With 6 million people barred from voting due to current or past convictions, including 2.2 million African-Americans, U.S. Attorney General Eric Holder yesterday made a bold appeal to push states to vary their laws to revive voting rights to those Americans.
In a speech at Georgetown University Law Center in Washington, D.C., Holder continued his efforts to reform the criminal justice system to figure better for African-Americans, like his plan to reduce mandatory minimum sentences and to improve drug sentencing laws that disproportionately punish Blacks.
About 1 in 13 African-American adults across the country banned from the polls—and as many as 1 in 5 in Kentucky, Virginia, and Florida, where a change within the laws would have allowed some 800,000 Floridians to choose the 2000 presidential election that George W. Bush won by 537 votes in Florida.
One 2002 study by scholars at Northwestern and University of Minnesota found that the disenfranchisement laws may have determined the result of seven Senate races and, thus, control of the Senate throughout the 1990s—in addition to the Bush-Gore election.
Eleven states restrict a felon’s voting rights after prison and after either probation or parole: Alabama, Arizona, Florida, Iowa, Kentucky, Mississippi, Nebraska, Nevada, Tennessee, Virginia, and Wyoming.
While Holder doesn’t have the facility to force these states to amend their laws, his use of the public office could cause reform.
“Whenever we tell citizens who have paid their debts and rejoined their communities that they’re not entitled to require part within the democratic process, we come short of the bedrock promise – of civil right and equal justice – that has always served because the foundation of our system ,” said Holder, in his speech.
Holder acknowledged that these laws go back to the late 1800s when lawmakers across the U.S. were pushing for legislation that might keep newly enfranchised African-Americans from voting.
“At worst, these laws, with their disparate impact on minority communities, echo policies enacted during a deeply troubled period in America’s past – a time of post-Civil War discrimination,” he said. “And they need their roots in centuries-old conceptions of justice that were too often supported exclusion, animus, and fear.”
“After all, at some point, 95 percent of all prisoners are going to be released. And even as we expect everyone who commits a criminal offense to pay their societal debts, we also expect them to stay sober and crime-free upon their release,” Holder said. “We expect them to urge jobs and find housing. and that we expect them to become productive, law-abiding members of society … there’s evidence to suggest that former prisoners whose voting rights restored are significantly less likely to return to the criminal justice system.”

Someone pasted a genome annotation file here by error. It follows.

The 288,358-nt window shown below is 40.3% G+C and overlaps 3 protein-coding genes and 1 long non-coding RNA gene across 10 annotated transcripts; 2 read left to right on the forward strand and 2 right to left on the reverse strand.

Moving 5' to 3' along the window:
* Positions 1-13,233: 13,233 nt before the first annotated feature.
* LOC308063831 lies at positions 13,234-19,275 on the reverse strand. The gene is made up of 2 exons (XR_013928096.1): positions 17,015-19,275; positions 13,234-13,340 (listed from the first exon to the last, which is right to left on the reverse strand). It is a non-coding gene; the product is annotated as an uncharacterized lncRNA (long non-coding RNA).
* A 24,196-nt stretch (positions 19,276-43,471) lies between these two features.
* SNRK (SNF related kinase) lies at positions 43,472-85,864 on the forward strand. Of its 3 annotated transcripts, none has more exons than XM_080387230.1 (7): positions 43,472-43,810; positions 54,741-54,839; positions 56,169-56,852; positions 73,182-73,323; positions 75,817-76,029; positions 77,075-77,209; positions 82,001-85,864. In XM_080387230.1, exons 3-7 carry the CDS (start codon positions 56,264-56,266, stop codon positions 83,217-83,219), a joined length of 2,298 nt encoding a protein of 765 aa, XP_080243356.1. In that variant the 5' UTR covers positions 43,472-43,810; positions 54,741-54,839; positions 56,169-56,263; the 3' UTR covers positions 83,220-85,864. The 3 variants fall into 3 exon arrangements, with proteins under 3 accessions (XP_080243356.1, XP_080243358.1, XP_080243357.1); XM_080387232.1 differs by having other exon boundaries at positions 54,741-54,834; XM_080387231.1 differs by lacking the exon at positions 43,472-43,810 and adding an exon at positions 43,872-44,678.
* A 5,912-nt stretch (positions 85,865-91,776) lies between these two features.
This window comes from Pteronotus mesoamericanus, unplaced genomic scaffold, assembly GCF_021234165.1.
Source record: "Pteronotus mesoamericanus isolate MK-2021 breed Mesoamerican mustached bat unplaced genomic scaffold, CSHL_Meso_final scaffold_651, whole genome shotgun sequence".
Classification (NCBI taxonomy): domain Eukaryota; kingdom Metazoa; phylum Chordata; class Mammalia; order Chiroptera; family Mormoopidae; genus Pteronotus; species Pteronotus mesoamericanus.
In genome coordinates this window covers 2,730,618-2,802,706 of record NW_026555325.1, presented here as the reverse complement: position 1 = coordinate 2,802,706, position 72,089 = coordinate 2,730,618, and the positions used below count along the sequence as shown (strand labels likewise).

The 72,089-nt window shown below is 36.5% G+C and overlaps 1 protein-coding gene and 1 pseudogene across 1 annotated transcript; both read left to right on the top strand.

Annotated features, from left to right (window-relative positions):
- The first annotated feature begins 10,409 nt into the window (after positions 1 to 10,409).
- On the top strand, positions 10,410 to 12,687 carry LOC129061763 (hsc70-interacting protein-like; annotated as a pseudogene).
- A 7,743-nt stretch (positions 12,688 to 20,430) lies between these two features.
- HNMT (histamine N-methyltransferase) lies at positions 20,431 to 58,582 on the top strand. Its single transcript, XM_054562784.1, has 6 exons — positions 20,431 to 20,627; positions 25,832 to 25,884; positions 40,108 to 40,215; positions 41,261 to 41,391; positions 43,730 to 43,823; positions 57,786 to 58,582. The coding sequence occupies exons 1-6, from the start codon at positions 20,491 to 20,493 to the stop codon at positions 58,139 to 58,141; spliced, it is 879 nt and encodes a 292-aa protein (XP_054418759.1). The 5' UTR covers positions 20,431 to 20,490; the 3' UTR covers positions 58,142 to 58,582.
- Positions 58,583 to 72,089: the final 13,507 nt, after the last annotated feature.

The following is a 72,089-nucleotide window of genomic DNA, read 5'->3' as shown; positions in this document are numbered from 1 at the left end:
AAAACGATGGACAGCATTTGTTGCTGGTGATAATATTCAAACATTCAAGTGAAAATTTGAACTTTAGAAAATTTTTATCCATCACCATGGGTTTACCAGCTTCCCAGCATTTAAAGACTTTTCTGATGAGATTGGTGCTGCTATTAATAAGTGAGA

“These restrictions aren’t only unnecessary and unjust, they’re also counterproductive,” he said. “By perpetuating the stigma and isolation imposed on formerly incarcerated individuals, these laws increase the likelihood they’re going to commit future crimes. They undermine the reentry process and defy the principles – of accountability and rehabilitation – that guide our criminal justice policies. … I call upon experts and legislators to face together in overturning an unfortunate and outdated established order . and that I call upon the American people – who overwhelmingly oppose felony disenfranchisement – to hitch us in bringing about the top of misguided policies that unjustly restrict what’s been called the ‘most basic right’ of yank citizenship.”
The efforts to vary the voting laws actually has some support among conservative Republicans, like party stalwarts Sen. Rand Paul of Kentucky and Mike Lee of Utah, who both spoke at the conference.
Paul said he considered it a “miscarriage of justice” that 1 in 3 Black men in his state, which has one among the harshest disenfranchisement policies, is banned from voting.
“People think conservative Republicans just want to place people in jail,” he said, consistent with published reports. “There are Republicans on our side who will work with Democrats who will do the proper thing on this.”
The NY Times acknowledged that us, the foremost prolific jailer within the industrialized world, is additionally an outlier in lifetime voting bans. Most industrialized nations allow all non-incarcerated people to vote — and lots of even allow voting in prison, consistent with the days.